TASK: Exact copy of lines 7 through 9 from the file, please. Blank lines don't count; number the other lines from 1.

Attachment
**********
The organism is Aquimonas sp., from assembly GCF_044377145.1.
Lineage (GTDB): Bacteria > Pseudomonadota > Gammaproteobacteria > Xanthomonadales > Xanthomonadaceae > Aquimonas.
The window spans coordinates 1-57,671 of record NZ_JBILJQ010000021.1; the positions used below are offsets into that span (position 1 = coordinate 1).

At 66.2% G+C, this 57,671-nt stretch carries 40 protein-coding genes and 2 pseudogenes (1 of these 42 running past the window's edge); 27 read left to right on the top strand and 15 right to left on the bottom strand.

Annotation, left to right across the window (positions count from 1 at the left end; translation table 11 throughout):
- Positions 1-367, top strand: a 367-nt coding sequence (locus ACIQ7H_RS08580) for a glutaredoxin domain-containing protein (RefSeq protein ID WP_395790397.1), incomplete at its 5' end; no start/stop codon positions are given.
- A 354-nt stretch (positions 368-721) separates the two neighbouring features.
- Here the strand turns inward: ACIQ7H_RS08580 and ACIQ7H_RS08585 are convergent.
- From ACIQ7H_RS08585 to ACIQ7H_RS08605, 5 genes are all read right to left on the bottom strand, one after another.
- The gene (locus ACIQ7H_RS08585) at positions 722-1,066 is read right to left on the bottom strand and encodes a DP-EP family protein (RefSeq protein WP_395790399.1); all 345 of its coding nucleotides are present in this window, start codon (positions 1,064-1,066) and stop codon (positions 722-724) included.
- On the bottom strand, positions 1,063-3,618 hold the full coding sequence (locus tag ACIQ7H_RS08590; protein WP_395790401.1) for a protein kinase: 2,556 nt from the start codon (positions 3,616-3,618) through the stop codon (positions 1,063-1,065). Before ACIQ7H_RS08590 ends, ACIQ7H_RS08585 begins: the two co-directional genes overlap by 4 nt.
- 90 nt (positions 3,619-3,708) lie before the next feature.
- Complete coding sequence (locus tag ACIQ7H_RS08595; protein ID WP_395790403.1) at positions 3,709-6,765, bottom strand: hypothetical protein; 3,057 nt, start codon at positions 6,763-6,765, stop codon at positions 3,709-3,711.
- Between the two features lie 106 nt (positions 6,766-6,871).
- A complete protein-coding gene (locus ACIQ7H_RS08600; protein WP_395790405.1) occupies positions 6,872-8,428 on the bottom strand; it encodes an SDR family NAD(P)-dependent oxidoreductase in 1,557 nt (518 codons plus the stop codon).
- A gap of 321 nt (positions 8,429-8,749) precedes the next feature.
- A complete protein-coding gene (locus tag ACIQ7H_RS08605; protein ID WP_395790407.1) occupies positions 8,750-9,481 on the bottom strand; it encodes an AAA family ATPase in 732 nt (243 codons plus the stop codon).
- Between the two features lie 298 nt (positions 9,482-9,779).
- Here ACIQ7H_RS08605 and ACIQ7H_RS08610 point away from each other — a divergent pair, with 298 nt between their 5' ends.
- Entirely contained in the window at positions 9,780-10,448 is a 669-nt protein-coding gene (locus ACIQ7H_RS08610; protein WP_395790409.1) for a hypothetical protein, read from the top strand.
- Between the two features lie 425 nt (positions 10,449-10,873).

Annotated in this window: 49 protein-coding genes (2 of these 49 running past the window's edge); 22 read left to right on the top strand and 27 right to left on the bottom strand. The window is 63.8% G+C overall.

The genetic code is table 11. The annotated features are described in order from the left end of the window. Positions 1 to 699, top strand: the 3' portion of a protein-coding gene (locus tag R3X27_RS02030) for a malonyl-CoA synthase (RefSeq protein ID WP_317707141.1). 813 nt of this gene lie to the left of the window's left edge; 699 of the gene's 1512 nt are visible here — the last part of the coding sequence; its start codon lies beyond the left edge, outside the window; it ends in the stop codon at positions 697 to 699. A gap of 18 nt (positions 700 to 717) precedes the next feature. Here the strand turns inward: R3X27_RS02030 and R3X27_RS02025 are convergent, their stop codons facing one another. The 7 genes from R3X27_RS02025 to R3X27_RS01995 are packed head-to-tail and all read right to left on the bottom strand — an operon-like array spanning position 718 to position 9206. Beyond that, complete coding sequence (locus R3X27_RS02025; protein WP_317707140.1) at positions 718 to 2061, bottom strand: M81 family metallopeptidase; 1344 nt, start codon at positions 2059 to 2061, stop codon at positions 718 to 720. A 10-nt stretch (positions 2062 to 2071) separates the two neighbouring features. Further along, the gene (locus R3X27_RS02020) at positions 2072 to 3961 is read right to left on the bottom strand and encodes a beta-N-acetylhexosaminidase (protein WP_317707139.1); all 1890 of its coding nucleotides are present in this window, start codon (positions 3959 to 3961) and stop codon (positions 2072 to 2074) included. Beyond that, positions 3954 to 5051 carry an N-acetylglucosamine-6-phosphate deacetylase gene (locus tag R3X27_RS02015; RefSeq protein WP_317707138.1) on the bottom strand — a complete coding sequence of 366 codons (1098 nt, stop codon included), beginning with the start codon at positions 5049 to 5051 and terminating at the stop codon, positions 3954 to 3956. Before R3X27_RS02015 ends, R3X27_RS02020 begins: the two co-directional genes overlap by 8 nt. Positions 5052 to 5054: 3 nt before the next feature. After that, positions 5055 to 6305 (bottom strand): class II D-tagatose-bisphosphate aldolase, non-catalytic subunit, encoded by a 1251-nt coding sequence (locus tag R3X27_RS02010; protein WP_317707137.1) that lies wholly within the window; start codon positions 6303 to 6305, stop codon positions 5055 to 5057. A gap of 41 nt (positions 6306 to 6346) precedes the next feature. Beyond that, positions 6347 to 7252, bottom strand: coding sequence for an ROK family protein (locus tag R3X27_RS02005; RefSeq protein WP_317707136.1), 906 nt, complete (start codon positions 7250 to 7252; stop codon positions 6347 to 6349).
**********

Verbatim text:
- A 354-nt stretch (positions 368-721) separates the two neighbouring features.
- Here the strand turns inward: ACIQ7H_RS08580 and ACIQ7H_RS08585 are convergent.
- From ACIQ7H_RS08585 to ACIQ7H_RS08605, 5 genes are all read right to left on the bottom strand, one after another.